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What happens if an organization sees the indicators that they are struggling, but after assessing each department and team, sees that the members collaborate, respect their leader, and don’t even face any destructive conflict? Well, maybe the problem isn’t within each team. Perhaps the issues are between them.

This is a problem that happens all too often. Once an organization has established high-performing teams, it's easy to assume that all these high-performing teams will create a high-performing organization. However, this is only the case when the organization also has highly effective cross-functional leaders.

The cross-functional leader has the power to truly drive organizational performance. They have the power to create a link between departments—to be the connector of high-performing teams. And this power can turn high-performing teams into high-performing organizations. So, where does this power come from?

I’ll first tell you where power doesn’t come from, and it doesn’t come from their functional team alone. As stated in the Houston Chronicle, “Information silos, which exist when information isn't shared between departments or divisions, can hamper growth and efficiency in your business. Silos can result in a variety of problems, such as duplication of effort, lack of synergy, and missed opportunities.”

The cross-functional leader is most powerful when they break down information silos to gain a new perspective. Often, leaders focus their time and energy towards communication and collaboration within their vertical, such as with their direct reports or manager. However, leaders must prioritize communication and collaboration with their cross-functional peers who sit beside them. Leaders can gain perspective by understanding the goals, priorities, skills, resources, and perspectives of their peers and the departments they oversee. This is why breaking down departmental silos is not just a “feel-good” initiative; it is a critical piece to driving success across the organization.

Here are a few tips to help increase cross-departmental collaboration:

  • Hold a weekly forum for departmental leaders to have open discussion and sharing. This meeting should be positioned as a conversational meeting, not a transactional meeting.
  • Ensure teams and departments know the purpose of the other teams and departments—what they do, the value they provide, the outcomes they strive for, and how it impacts yours.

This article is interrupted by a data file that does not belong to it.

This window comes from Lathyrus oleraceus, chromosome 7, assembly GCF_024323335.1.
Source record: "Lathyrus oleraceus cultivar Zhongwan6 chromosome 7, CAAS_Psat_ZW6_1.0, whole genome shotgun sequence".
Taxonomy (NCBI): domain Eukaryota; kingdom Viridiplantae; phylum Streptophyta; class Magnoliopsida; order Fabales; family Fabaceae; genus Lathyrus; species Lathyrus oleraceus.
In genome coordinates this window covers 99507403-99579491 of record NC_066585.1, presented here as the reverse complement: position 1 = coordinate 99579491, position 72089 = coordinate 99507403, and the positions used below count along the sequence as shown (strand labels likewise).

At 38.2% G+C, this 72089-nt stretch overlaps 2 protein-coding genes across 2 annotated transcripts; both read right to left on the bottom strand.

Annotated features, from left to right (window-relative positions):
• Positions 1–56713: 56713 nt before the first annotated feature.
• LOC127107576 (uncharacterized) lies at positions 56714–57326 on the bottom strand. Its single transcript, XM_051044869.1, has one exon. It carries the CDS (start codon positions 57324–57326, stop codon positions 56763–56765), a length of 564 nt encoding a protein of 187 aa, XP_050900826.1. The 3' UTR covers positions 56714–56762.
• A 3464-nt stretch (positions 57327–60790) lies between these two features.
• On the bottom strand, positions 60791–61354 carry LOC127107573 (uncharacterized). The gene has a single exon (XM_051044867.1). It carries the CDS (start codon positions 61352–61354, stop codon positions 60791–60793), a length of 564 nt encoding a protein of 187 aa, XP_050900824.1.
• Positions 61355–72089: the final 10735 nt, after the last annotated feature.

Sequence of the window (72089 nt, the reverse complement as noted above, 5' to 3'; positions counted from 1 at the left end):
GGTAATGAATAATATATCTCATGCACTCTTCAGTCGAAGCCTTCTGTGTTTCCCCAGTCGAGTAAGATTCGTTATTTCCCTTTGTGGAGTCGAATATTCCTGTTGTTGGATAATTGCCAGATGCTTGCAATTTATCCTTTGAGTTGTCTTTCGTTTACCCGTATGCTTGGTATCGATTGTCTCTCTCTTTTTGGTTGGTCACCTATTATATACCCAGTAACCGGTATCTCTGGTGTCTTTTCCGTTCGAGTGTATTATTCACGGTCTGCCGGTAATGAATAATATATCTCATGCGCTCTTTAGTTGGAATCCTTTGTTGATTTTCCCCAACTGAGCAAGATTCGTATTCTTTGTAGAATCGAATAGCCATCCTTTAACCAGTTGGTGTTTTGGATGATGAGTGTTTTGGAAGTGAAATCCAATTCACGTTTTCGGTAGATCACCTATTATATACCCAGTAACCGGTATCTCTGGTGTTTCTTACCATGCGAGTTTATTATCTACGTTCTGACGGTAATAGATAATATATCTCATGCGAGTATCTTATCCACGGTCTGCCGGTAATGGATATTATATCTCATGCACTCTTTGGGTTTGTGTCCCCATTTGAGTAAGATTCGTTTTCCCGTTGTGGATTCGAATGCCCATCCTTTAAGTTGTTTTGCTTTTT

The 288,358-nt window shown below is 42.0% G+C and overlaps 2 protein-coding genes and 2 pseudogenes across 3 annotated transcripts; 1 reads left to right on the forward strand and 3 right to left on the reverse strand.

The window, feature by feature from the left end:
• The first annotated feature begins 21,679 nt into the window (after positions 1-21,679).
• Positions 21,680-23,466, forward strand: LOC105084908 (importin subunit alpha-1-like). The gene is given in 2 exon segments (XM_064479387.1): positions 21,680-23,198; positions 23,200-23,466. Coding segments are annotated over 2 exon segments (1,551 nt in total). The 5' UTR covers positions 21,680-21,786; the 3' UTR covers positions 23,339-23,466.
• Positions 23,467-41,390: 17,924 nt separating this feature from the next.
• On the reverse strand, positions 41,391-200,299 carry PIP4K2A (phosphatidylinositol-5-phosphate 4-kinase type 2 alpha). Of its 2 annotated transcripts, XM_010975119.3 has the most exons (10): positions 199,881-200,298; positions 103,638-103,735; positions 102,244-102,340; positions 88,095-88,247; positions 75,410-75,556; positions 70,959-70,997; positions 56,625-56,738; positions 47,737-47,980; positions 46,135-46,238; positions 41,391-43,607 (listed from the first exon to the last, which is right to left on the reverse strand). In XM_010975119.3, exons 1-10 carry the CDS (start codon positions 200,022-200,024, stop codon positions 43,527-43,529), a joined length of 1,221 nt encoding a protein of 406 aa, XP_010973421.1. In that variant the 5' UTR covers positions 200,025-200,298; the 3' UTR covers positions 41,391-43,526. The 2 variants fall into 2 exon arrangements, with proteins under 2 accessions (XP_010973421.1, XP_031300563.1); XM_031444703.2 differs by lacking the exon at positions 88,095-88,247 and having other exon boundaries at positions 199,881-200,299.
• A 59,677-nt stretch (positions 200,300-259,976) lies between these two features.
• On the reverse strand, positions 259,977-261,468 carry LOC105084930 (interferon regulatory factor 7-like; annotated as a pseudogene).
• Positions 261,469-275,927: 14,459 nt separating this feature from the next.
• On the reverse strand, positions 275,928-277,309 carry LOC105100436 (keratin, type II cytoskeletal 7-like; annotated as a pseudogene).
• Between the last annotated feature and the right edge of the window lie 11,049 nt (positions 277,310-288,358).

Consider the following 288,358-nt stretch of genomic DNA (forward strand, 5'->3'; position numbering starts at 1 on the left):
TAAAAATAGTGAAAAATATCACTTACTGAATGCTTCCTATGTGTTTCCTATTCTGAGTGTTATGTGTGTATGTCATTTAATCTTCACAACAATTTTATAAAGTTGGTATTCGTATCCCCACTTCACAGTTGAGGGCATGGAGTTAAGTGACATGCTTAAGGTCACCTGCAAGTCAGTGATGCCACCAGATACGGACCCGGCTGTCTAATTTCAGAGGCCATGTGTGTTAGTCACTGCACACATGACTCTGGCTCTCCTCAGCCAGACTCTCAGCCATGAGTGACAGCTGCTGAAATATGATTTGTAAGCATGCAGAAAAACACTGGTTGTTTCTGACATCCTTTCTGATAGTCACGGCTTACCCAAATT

• Ensure your company is set up with messaging systems and platforms to collaboratively share ideas, tasks, and projects across different teams.

The Birkman Colors can help illustrate the importance of cross-functional collaboration very simply. At Birkman, we believe that the best teams and organizations consider four different perspectives: Ideation (Blue), Communication (Green), Implementation (Red), and Analyzing (Yellow).

If each of these colors represented a team, each would have a very specific goal, perspective, and way of doing things. Now, imagine if these teams didn’t collaborate, some teams would be implementing at the expense of planning , and others would be analyzing without knowing what to communicate. The Reds would work with the Reds, Greens with Greens, Yellows with Yellows, and Blues with Blues—and each would be limited to the strengths and limitations of their color alone. This same thing happens in organizations. Suppose the Sales, Accounting, Product Development, and Engineering leaders only stick to their functional teams. In that case, each one will be limited to their own goals and perspectives and miss how each of these perspectives comes together to create results for the entire organization. They may achieve their team’s goals, but it will likely be at the expense of organizational outcomes. This is why it’s important to have cross-functional leaders bridge the gap and share information across teams.

It’s human nature to think your power in an organization is in the vertical. But the truth is, authority is in the vertical. Power comes from wherever you can gain a greater perspective, leverage new insights, or increase knowledge. And this typically happens when leaders intentionally collaborate and put energy into working with their cross-functional peers. If you are only collaborating within your team, you are not gaining nearly as much information as you should be.

Next time you assess the effectiveness of the teams at your organization, don’t forget to ask how all of these teams are working together. And next time you ask about collaboration, don’t ask people if they’re collaborating; ask with whom?

Shift from seeing collaboration as within function to across function.

Think not IF I am collaborating, but WHOM am I collaborating with?

How to effectively lead cross-functionally:

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